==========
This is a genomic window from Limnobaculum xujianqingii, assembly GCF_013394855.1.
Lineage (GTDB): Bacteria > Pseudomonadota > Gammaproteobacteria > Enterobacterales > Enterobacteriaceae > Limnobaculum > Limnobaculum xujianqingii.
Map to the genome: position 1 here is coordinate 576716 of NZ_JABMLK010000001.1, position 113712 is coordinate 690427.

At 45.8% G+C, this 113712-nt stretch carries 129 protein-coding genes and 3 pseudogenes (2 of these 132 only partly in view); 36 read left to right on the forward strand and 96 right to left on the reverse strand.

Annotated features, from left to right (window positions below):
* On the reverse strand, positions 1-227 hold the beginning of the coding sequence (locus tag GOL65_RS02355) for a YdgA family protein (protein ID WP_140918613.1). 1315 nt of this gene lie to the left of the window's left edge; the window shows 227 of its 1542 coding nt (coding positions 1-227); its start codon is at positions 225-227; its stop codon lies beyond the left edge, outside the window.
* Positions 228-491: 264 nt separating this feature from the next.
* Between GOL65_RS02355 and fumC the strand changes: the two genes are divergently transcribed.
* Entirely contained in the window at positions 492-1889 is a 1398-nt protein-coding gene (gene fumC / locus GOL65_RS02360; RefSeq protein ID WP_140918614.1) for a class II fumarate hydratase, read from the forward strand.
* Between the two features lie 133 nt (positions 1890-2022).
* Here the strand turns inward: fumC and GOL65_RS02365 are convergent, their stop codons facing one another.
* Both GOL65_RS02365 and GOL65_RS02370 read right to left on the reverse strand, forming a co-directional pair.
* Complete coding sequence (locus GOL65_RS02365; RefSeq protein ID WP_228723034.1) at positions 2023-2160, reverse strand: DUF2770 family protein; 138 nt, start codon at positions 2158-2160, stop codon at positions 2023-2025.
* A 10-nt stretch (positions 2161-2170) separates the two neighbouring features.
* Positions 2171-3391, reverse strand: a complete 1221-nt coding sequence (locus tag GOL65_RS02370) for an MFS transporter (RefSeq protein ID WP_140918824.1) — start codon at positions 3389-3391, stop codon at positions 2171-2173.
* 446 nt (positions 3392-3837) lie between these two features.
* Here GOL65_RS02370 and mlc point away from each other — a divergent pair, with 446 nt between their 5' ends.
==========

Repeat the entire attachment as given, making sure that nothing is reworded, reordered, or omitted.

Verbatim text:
This is a genomic window from Limnobaculum xujianqingii, assembly GCF_013394855.1.
Lineage (GTDB): Bacteria > Pseudomonadota > Gammaproteobacteria > Enterobacterales > Enterobacteriaceae > Limnobaculum > Limnobaculum xujianqingii.
Map to the genome: position 1 here is coordinate 576716 of NZ_JABMLK010000001.1, position 113712 is coordinate 690427.

At 45.8% G+C, this 113712-nt stretch carries 129 protein-coding genes and 3 pseudogenes (2 of these 132 only partly in view); 36 read left to right on the forward strand and 96 right to left on the reverse strand.

Annotated features, from left to right (window positions below):
* On the reverse strand, positions 1-227 hold the beginning of the coding sequence (locus tag GOL65_RS02355) for a YdgA family protein (protein ID WP_140918613.1). 1315 nt of this gene lie to the left of the window's left edge; the window shows 227 of its 1542 coding nt (coding positions 1-227); its start codon is at positions 225-227; its stop codon lies beyond the left edge, outside the window.
* Positions 228-491: 264 nt separating this feature from the next.
* Between GOL65_RS02355 and fumC the strand changes: the two genes are divergently transcribed.
* Entirely contained in the window at positions 492-1889 is a 1398-nt protein-coding gene (gene fumC / locus GOL65_RS02360; RefSeq protein ID WP_140918614.1) for a class II fumarate hydratase, read from the forward strand.
* Between the two features lie 133 nt (positions 1890-2022).
* Here the strand turns inward: fumC and GOL65_RS02365 are convergent, their stop codons facing one another.
* Both GOL65_RS02365 and GOL65_RS02370 read right to left on the reverse strand, forming a co-directional pair.
* Complete coding sequence (locus GOL65_RS02365; RefSeq protein ID WP_228723034.1) at positions 2023-2160, reverse strand: DUF2770 family protein; 138 nt, start codon at positions 2158-2160, stop codon at positions 2023-2025.
* A 10-nt stretch (positions 2161-2170) separates the two neighbouring features.
* Positions 2171-3391, reverse strand: a complete 1221-nt coding sequence (locus tag GOL65_RS02370) for an MFS transporter (RefSeq protein ID WP_140918824.1) — start codon at positions 3389-3391, stop codon at positions 2171-2173.
* 446 nt (positions 3392-3837) lie between these two features.
* Here GOL65_RS02370 and mlc point away from each other — a divergent pair, with 446 nt between their 5' ends.